Pontzer points to research such as the landmark study conducted during the 2010s on obese people who went to weight-loss bootcamps for the reality TV show The Biggest Loser. After 30 weeks of calorie reduction and exercise, the contestants had all lost weight, but tests showed that their metabolic rates had slowed down dramatically – they were in starvation mode, where cells burn energy more slowly as the body works to conserve calories. When researchers checked in with 14 of the contestants six years after the programme, their basic metabolic rates were still lower than expected and all but one had regained a considerable amount of weight.

It’s perverse – and depressing – but, writes Pontzer, “from an evolutionary perspective, it makes all the sense in the world”. It’s time, then, for a rethink of how our metabolic engines work.

But what do we do, meanwhile, to keep the weight off? Although he’s amused by the modern obsession with eating like our ancestors did, in the form of so-called Paleo diets, Pontzer says we can learn from the Hadza.

“They stay thin because they eat a diet that doesn’t have these processed foods in it. I think 90 per cent of it is that simple.”

We frequently complicate it with fad diets because we like to believe in the narratives around them, he says. It’s appealing to think there might be a magic bullet. But there isn’t.

“Every diet that works, works because it cuts calories,” says Pontzer. “There are different ways to do that. There’s no magic. Every diet works if you stick to it.”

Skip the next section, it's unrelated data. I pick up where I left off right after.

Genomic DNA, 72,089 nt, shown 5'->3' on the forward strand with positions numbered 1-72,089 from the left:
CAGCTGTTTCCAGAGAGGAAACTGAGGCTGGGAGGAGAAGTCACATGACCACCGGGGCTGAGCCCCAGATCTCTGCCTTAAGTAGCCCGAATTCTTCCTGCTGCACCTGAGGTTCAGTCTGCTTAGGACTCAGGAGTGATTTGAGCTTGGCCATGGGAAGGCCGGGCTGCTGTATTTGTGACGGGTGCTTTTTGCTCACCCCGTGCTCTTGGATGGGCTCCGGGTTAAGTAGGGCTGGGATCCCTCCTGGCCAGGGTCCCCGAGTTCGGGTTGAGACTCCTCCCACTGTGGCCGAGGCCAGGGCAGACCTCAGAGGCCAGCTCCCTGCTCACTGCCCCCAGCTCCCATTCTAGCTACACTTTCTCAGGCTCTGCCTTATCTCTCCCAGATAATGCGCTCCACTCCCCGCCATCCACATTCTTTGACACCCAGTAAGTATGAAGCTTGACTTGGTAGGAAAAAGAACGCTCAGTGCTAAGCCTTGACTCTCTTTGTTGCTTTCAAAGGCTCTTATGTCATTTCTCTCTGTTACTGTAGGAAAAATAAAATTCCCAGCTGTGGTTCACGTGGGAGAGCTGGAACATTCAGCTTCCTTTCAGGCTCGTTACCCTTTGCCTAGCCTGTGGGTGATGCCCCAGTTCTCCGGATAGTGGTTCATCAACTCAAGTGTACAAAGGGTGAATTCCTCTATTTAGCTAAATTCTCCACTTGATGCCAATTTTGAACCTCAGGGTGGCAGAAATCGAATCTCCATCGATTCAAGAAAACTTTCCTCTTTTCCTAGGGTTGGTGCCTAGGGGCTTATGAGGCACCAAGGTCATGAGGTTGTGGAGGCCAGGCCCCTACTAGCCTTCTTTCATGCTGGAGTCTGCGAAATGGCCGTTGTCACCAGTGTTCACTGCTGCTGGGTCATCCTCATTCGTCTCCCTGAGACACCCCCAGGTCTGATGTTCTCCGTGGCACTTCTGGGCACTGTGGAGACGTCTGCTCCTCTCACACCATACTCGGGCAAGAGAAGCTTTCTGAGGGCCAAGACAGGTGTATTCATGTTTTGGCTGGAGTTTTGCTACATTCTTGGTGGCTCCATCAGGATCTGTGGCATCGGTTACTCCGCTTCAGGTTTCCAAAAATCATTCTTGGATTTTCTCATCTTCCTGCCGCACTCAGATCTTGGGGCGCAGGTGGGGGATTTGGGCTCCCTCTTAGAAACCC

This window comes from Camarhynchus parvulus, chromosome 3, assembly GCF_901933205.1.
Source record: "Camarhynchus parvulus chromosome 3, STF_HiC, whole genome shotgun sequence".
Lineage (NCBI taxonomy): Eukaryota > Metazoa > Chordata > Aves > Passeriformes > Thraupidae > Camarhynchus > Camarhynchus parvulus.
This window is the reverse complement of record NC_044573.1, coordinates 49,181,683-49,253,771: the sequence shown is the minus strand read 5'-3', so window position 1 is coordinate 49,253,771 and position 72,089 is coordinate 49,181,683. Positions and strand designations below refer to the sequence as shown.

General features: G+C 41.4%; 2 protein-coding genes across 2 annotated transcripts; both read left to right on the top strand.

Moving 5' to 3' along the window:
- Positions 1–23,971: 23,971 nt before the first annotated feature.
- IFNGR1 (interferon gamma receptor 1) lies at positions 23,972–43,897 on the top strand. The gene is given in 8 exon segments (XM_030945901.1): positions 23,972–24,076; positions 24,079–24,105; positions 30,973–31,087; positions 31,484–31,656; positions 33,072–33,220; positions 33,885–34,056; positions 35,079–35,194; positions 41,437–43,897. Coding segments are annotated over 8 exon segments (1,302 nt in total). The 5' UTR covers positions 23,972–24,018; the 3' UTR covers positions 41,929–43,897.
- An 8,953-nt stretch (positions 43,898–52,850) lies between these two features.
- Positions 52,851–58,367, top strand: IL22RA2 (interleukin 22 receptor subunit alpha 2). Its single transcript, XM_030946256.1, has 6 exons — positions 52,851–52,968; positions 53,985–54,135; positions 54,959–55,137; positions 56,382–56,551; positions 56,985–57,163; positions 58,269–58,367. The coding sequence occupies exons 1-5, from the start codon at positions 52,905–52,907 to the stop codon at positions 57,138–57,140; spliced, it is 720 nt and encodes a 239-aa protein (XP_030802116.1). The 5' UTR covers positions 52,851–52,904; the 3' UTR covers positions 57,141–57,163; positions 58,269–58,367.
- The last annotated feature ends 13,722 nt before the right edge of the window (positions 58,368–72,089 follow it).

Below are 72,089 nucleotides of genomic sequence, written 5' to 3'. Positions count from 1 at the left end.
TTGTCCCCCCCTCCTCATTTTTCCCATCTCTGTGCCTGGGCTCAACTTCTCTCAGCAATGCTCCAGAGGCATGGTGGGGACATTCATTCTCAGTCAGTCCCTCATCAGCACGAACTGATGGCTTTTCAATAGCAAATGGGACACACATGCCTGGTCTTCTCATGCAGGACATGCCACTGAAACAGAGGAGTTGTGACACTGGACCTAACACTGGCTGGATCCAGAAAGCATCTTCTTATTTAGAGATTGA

The diet that works best for you depends on “your particular reward system and the variety of foods that satisfy you most on the fewest calories,” Pontzer writes. On a personal level, we can keep tempting treats out of reach. At a societal level, we will only tackle obesity by changing our food environment, he believes. Extra taxes on ultra-processed food might be one way. Making wholefoods cheaper and easier to come by, another.

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Physical activity remains vital – for regulating our metabolism, including our feelings of hunger and fullness, protecting us against every major disease, helping us live longer and maintaining weight loss.

When it comes to understanding metabolism better, Pontzer is optimistic the tide is turning. And when public health guidelines are rewritten to clarify that exercise isn’t the key to weight loss, he’ll know the penny has finally dropped.

The Telegraph, London